We present an improved and general approach for implementing echo train acquisition (ETA) in magnetic resonance spectroscopy, particularly where the conventional approach of Carr-Purcell-Meiboom-Gill (CPMG) acquisition would produce numerous artifacts. Generally, adding ETA to any N-dimensional experiment creates an N + 1 dimensional experiment, with an additional dimension associated with the echo count, n, or an evolution time that is an integer multiple of the spacing between echo maxima. Here we present a modified approach, called phase incremented echo train acquisition (PIETA), where the phase of the mixing pulse and every other refocusing pulse, ϕP, is incremented as a single variable, creating an additional phase dimension in what becomes an N + 2 dimensional experiment. A Fourier transform with respect to the PIETA phase, ϕP, converts the ϕP dimension into a Δp dimension where desired signals can be easily separated from undesired coherence transfer pathway signals, thereby avoiding cumbersome or intractable phase cycling schemes where the receiver phase must follow a master equation. This simple modification eliminates numerous artifacts present in NMR experiments employing CPMG acquisition and allows "single-scan" measurements of transverse relaxation and J-couplings. Additionally, unlike CPMG, we show how PIETA can be appended to experiments with phase modulated signals after the mixing pulse.

  10. Assessment of a combined spin- and gradient-echo (SAGE) DSC-MRI method for preclinical neuroimaging.

    PubMed

    Stokes, Ashley M; Skinner, Jack T; Quarles, C Chad

    2014-12-01

    The goal of this study was to optimize and validate a combined spin- and gradient-echo (SAGE) sequence for dynamic susceptibility-contrast magnetic resonance imaging to obtain hemodynamic parameters in a preclinical setting. The SAGE EPI sequence was applied in phantoms and in vivo rat brain (normal, tumor, and stroke tissue). Partial and full Fourier encoding schemes were implemented and characterized. Maps of cerebral blood volume (CBV), cerebral blood flow (CBF), mean transit time (MTT), vessel size index (VSI), volume transfer constant (K(trans)), and volume fraction of the extravascular extracellular space (ve) were obtained. Partial Fourier encoding provided shortened echo times with acceptable signal-to-noise ratio and temporal stability, thus enabling reliable characterization of T2, T2(*) and T1 in both phantoms and rat brain. The hemodynamic parameters CBV, CBF, and MTT for gradient-echo and spin-echo contrast were determined in tumor and stroke; VSI, K(trans), and ve were also computed in tumor tissue. The SAGE EPI sequence allows the acquisition of multiple gradient- and spin-echoes, from which measures of perfusion, permeability, and vessel size can be obtained in a preclinical setting. Partial Fourier encoding can be used to minimize SAGE echo times and reliably quantify dynamic T2 and T2(*) changes. This acquisition provides a more comprehensive assessment of hemodynamic status in brain tissue with vascular and perfusion abnormalities.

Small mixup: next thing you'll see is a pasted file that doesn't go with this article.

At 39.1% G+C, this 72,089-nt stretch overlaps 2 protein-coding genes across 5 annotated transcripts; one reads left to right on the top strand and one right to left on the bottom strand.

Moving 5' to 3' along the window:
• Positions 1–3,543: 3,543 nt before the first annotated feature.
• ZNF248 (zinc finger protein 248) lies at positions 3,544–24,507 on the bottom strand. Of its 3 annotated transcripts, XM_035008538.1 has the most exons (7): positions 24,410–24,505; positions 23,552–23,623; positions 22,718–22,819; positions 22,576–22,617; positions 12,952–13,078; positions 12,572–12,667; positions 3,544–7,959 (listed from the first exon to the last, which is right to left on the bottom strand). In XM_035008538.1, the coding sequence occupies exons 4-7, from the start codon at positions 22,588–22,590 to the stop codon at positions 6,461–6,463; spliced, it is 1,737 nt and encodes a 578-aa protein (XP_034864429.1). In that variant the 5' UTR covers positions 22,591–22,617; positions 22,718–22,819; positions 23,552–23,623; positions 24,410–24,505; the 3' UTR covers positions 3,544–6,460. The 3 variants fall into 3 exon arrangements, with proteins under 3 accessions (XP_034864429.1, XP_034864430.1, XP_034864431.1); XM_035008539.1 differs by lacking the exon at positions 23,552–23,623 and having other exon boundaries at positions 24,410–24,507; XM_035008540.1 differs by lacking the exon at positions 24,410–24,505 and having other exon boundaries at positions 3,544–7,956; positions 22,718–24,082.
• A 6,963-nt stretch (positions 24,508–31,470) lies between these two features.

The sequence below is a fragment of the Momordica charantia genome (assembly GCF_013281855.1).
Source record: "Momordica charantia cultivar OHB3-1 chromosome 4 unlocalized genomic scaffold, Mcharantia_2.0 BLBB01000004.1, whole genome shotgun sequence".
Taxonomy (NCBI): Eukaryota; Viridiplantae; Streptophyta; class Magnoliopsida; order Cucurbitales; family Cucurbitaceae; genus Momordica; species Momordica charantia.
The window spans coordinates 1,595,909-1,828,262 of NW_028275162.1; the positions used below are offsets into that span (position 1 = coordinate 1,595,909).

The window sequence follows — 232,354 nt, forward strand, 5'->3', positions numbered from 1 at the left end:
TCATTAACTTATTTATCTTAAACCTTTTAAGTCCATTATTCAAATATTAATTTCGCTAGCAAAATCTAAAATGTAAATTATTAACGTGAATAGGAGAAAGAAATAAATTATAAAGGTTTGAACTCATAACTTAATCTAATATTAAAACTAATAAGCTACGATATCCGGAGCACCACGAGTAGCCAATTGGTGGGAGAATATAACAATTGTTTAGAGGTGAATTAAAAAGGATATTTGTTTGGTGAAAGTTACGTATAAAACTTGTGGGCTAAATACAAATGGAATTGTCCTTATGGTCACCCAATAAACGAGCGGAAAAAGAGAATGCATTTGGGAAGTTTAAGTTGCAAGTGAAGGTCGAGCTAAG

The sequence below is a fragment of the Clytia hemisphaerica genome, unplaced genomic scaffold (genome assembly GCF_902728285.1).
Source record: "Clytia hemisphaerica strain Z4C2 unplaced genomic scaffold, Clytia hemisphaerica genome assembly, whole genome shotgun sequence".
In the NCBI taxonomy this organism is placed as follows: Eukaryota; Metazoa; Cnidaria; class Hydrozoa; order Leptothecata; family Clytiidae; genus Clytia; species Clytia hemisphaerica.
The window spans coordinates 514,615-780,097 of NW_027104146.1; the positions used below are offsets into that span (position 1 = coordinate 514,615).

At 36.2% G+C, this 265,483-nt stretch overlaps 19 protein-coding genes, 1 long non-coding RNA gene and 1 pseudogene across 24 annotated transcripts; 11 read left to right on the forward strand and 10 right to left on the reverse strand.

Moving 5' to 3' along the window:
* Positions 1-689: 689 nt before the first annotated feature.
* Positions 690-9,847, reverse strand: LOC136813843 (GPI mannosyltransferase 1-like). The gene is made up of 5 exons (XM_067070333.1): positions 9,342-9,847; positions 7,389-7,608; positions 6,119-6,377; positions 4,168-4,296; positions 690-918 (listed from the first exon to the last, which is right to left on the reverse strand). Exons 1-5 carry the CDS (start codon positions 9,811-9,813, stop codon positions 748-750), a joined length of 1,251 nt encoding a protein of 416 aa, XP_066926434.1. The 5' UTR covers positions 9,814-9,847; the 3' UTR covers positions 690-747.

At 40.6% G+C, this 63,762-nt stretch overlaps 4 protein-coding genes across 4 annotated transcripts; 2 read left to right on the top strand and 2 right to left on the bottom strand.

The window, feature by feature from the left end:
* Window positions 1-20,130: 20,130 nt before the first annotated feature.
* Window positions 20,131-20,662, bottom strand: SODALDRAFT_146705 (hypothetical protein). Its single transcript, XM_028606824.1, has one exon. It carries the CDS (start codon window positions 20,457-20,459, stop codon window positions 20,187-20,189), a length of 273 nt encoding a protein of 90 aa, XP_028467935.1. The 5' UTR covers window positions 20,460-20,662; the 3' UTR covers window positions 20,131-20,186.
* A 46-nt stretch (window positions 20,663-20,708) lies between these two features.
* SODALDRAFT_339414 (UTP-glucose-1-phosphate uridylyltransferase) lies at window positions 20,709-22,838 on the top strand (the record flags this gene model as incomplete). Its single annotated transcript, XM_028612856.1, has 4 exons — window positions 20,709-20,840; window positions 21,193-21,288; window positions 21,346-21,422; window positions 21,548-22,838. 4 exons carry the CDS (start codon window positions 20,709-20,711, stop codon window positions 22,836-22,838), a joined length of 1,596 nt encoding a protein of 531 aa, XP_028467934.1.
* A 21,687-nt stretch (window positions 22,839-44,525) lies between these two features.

11. Zero and first order phase shift correction for field map estimation with dual-echo GRE using bipolar gradients

    PubMed Central

    Yeo, Desmond T. B.; Chenevert, Thomas L.; Fessler, Jeffrey A.; Kim, Boklye

    2007-01-01

    A simple phase error correction technique used for field map estimation with a generally available dual-echo GRE sequence is presented. Magnetic field inhomogeneity maps estimated using two separate GRE volume acquisitions at different echo times are prone to dynamic motion errors between acquisitions. By using the dual-echo sequence the data are collected during two back-to-back readout gradients in opposite polarity after a single RF pulse, and inter-echo motion artifacts and alignment errors in field map estimation can be factored out. Residual phase error from the asymmetric readout pulses is modeled as an affine term in the readout direction. Results from phantom and human data suggest that the first order phase correction term stays constant over time and, hence, can be applied to different data acquired with the same protocol over time. The zero order phase correction term may change with time and is estimated empirically for different scans. PMID:17442524

  12. Dynamic hysteresis between gradient echo and spin echo attenuations in dynamic susceptibility contrast imaging.

    PubMed

    Xu, Chao; Kiselev, Valerij G; Möller, Harald E; Fiebach, Jochen B

    2013-04-01

    Perfusion measurements using dynamic susceptibility contrast imaging provide additional information about the mean vessel size of microvasculature when supplemented with a dual gradient echo (GE) - spin echo (SE) contrast. Dynamic increase in the corresponding transverse relaxation rate constant changes, ΔR2GE and ΔR2SE , forms a loop on the (Δ R2SE3/2, ΔR2GE ) plane, rather than a reversible line. The shape of the loop and the direction of its passage differentiate between healthy brain and pathological tissue, such as tumour and ischemic tissue. By considering a tree model of microvasculature, the direction of the loop is found to be influenced mainly by the relative arterial and venous blood volume, as well as the tracer bolus dispersion. A parameter Λ is proposed to characterize the direction and shape of the loop, which might be considered as a novel imaging marker for describing the pathology of cerebrovascular network.

  13. Gradient Echo Quantum Memory in Warm Atomic Vapor

    PubMed Central